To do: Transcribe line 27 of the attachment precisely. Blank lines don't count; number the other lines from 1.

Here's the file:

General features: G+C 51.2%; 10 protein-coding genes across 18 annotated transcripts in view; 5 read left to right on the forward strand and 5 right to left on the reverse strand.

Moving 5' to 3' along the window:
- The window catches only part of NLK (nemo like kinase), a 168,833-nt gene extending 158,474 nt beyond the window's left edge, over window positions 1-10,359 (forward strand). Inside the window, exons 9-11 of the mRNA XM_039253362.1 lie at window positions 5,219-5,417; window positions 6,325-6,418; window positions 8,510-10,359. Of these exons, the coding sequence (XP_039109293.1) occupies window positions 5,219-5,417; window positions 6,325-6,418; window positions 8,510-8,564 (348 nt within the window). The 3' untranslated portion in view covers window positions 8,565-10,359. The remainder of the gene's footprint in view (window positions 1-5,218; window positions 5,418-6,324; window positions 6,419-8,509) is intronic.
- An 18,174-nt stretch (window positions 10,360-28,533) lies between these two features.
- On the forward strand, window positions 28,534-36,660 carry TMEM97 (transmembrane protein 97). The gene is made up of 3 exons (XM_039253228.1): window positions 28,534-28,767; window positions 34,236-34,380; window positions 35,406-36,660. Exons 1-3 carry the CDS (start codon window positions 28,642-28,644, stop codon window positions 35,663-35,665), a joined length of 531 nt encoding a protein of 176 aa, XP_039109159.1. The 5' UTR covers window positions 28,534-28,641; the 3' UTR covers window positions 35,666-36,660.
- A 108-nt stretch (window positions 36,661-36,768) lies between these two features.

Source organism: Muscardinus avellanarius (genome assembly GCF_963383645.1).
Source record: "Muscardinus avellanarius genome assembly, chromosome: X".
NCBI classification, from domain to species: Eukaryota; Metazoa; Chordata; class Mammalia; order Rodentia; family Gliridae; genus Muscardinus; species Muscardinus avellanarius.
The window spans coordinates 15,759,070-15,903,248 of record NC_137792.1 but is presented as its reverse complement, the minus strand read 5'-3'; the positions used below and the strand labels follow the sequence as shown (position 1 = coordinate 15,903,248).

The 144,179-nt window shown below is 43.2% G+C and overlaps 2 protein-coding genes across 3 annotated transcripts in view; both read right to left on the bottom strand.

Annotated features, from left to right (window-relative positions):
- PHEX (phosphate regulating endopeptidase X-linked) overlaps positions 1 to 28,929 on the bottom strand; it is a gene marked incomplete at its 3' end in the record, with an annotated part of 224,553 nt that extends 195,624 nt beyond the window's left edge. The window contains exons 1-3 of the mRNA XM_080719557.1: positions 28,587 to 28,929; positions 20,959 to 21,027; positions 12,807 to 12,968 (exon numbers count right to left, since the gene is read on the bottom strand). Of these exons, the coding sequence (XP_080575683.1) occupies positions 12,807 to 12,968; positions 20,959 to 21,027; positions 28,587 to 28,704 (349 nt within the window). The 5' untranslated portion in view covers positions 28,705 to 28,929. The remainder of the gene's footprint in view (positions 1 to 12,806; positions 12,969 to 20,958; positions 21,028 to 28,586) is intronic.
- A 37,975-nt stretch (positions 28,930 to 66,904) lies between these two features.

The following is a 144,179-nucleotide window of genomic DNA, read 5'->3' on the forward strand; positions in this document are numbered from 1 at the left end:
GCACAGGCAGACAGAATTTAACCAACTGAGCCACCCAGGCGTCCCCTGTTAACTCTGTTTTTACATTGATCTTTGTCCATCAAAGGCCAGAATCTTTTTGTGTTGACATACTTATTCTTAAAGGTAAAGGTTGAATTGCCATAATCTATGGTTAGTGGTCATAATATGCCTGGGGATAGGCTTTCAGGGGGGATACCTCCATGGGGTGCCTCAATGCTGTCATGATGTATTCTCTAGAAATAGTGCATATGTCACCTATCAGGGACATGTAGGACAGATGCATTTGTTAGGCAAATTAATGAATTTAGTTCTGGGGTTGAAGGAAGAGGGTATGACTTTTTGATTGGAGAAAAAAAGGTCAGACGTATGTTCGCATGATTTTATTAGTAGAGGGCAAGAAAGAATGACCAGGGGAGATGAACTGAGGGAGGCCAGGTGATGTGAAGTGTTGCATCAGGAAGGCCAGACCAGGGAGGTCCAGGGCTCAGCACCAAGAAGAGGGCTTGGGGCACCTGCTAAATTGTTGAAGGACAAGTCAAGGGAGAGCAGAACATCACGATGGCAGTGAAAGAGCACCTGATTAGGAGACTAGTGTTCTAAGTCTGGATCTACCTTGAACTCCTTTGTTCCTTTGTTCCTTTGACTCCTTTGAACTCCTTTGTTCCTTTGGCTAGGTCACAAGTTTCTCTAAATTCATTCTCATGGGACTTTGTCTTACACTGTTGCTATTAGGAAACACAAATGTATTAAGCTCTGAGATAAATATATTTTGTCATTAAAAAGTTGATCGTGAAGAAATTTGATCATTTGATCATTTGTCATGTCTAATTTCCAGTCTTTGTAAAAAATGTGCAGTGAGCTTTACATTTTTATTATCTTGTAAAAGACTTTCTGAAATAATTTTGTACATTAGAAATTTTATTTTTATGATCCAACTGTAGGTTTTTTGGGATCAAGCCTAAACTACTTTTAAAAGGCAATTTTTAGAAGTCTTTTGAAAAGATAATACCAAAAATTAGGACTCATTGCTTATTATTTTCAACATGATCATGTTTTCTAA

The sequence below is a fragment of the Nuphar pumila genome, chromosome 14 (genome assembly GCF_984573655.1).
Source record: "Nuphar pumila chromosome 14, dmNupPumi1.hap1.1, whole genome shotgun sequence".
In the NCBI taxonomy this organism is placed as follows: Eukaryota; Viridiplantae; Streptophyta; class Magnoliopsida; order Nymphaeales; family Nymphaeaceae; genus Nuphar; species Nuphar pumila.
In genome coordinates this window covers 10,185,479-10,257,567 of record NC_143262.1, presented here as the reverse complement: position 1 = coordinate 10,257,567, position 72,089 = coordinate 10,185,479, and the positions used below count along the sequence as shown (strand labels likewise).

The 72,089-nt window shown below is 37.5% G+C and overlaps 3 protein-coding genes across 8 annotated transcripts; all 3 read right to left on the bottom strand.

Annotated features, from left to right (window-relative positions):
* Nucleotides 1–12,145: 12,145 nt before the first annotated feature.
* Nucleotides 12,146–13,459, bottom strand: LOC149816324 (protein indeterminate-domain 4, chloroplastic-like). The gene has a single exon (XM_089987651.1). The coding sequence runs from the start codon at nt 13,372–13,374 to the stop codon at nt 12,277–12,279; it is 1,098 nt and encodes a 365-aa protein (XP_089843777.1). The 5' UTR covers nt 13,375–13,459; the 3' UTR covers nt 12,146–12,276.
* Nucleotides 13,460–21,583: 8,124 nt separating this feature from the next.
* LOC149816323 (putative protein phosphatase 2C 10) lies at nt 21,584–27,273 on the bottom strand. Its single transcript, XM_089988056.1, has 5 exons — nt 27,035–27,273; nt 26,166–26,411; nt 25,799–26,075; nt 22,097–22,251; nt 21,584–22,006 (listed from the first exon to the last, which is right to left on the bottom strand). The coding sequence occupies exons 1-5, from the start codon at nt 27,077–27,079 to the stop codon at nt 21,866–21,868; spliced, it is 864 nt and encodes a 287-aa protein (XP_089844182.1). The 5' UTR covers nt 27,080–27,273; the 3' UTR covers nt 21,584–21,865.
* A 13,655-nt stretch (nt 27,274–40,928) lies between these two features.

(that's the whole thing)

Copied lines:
* A 13,655-nt stretch (nt 27,274–40,928) lies between these two features.